The AH1N1 Influenza crisis in Mexico: A critique of contemporary tourism crisis and disaster management models and frameworks

Speakman, Mark K (2010) The AH1N1 Influenza crisis in Mexico: A critique of contemporary tourism crisis and disaster management models and frameworks. Masters thesis, University of Central Lancashire.

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Tourism experts appear to agree that at some point in time each individual tourism destination will eventually encounter disruption, in the form of a crisis or a disaster. The subsequent negative impacts will threaten the destination’s stability and immediate future. Crisis management models and frameworks are provided to assist tourism managers to prepare and cope with this apparent inevitability; however, it seems that these models are somewhat flawed in that they display several weaknesses and limitations; that is, certain important issues appear to have been neglected during their construction. Such concerns relate to the unpredictability of tourism crises and disasters, the rigid, prescriptive nature of the models, the cultural context of crises, and certain realities affecting small tourism businesses. The possibilities which could arise from the application of chaos theory are also overlooked, in favour of a traditional, pedantic approach which perhaps stifles innovation.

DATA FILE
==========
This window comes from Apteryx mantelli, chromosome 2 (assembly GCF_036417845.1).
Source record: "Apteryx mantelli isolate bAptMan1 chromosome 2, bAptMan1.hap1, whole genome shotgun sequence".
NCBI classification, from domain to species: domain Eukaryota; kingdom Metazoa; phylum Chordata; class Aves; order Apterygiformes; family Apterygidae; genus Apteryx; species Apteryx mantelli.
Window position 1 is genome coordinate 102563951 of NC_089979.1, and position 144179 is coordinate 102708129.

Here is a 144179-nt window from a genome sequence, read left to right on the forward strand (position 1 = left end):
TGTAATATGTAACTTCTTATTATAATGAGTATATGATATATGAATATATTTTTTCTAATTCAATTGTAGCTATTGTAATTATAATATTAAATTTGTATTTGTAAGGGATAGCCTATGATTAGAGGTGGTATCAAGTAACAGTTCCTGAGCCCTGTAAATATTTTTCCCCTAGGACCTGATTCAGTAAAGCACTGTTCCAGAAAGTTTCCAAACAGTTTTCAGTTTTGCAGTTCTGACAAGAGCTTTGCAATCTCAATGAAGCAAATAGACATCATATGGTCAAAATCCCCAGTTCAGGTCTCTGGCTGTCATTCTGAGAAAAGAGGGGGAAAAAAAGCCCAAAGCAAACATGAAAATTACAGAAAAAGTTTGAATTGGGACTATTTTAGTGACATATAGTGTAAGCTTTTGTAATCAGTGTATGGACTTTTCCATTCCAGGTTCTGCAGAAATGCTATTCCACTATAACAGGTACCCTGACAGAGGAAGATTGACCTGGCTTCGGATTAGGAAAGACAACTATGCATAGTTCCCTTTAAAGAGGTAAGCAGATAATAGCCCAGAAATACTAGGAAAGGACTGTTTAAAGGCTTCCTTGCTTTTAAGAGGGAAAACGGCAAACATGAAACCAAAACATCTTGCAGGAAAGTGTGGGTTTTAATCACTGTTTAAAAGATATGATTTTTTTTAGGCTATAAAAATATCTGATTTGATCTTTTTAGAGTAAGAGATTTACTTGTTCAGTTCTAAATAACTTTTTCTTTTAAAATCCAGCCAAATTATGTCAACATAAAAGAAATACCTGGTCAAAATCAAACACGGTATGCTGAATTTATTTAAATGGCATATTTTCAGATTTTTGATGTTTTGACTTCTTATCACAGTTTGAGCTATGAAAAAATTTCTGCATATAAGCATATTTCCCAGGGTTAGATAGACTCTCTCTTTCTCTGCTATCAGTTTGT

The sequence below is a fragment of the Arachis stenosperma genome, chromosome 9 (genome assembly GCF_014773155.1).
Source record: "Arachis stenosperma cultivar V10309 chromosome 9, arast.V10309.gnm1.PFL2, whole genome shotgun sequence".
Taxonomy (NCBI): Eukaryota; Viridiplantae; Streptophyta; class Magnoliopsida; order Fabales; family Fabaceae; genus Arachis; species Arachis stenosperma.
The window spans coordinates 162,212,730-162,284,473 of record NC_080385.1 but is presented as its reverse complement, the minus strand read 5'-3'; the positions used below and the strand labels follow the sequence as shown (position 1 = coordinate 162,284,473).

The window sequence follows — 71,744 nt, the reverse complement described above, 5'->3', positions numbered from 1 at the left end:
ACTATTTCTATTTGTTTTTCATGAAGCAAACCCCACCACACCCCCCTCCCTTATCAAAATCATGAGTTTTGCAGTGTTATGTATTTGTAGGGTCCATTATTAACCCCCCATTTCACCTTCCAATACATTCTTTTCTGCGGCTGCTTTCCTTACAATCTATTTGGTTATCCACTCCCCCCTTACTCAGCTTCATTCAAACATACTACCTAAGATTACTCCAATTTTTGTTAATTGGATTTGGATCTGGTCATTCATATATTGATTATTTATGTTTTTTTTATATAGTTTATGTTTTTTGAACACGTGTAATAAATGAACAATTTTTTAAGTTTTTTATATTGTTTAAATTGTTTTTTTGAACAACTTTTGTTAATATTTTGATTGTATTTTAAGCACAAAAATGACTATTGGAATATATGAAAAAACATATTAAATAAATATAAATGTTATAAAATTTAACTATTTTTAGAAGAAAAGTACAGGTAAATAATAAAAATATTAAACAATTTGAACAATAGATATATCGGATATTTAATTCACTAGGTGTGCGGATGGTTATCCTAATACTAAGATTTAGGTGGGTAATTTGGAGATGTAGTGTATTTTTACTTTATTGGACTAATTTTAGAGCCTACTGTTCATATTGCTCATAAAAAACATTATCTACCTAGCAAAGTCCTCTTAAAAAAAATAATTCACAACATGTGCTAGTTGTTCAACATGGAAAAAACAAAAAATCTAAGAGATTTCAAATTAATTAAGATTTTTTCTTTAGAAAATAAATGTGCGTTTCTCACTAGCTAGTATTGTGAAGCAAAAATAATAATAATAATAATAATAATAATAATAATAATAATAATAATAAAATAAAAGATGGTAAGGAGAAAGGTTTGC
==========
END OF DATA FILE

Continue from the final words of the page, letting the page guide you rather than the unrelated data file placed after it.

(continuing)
The AH1N1 Influenza crisis, which afflicted Mexico in 2009, provides a useful case study with which to conduct a qualitative investigation openly challenging contemporary tourism crisis management theory. Furthermore, it offers an opportunity to apply an alternative tourism crisis management model based on chaos theory. A series of semi-structured interviews were undertaken with key players from the Mexican tourism industry along with an analysis of government and media documentation. The process served to substantiate the doubts cast regarding the restrictions associated with contemporary models, as the flaws referred to above were apparent throughout the crisis. On a more positive note, also noticeable were various elements of chaos theory, whose recognition can serve to generate alternative tourism crisis management strategies which are perhaps more suitable and effective to the situation at hand. It is suggested that this empirical study utilising chaos theory, the first of its kind concerning a tourism destination, be used as the springboard for further research into the possibilities offered by chaos theory to the management of tourism crises and disasters.

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